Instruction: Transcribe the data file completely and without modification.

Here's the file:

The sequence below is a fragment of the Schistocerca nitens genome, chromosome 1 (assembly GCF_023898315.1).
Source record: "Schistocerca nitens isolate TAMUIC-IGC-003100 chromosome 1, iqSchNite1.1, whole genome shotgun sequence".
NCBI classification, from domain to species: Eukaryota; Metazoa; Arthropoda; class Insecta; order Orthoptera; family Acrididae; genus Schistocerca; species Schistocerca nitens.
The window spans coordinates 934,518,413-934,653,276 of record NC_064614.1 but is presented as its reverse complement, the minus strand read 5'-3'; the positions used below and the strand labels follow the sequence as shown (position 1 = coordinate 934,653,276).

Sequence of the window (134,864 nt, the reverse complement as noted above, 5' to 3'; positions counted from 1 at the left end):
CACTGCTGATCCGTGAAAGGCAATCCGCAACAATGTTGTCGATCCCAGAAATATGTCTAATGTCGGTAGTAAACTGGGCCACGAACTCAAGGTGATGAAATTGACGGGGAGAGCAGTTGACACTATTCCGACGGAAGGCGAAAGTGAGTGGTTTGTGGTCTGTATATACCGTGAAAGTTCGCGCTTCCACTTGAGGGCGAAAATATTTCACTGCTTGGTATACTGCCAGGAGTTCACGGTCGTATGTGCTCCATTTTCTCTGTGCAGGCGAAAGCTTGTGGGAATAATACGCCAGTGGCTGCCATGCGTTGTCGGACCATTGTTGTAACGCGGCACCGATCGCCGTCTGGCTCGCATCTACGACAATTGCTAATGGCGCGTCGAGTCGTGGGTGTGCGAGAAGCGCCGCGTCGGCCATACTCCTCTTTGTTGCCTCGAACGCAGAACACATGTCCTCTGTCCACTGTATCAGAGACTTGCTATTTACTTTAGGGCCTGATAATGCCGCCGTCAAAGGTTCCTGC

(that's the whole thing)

The sequence below is a fragment of the Schistocerca nitens genome, chromosome 1 (assembly GCF_023898315.1).
Source record: "Schistocerca nitens isolate TAMUIC-IGC-003100 chromosome 1, iqSchNite1.1, whole genome shotgun sequence".
NCBI classification, from domain to species: Eukaryota; Metazoa; Arthropoda; class Insecta; order Orthoptera; family Acrididae; genus Schistocerca; species Schistocerca nitens.
The window spans coordinates 934,518,413-934,653,276 of record NC_064614.1 but is presented as its reverse complement, the minus strand read 5'-3'; the positions used below and the strand labels follow the sequence as shown (position 1 = coordinate 934,653,276).

Sequence of the window (134,864 nt, the reverse complement as noted above, 5' to 3'; positions counted from 1 at the left end):
CACTGCTGATCCGTGAAAGGCAATCCGCAACAATGTTGTCGATCCCAGAAATATGTCTAATGTCGGTAGTAAACTGGGCCACGAACTCAAGGTGATGAAATTGACGGGGAGAGCAGTTGACACTATTCCGACGGAAGGCGAAAGTGAGTGGTTTGTGGTCTGTATATACCGTGAAAGTTCGCGCTTCCACTTGAGGGCGAAAATATTTCACTGCTTGGTATACTGCCAGGAGTTCACGGTCGTATGTGCTCCATTTTCTCTGTGCAGGCGAAAGCTTGTGGGAATAATACGCCAGTGGCTGCCATGCGTTGTCGGACCATTGTTGTAACGCGGCACCGATCGCCGTCTGGCTCGCATCTACGACAATTGCTAATGGCGCGTCGAGTCGTGGGTGTGCGAGAAGCGCCGCGTCGGCCATACTCCTCTTTGTTGCCTCGAACGCAGAACACATGTCCTCTGTCCACTGTATCAGAGACTTGCTATTTACTTTAGGGCCTGATAATGCCGCCGTCAAAGGTTCCTGC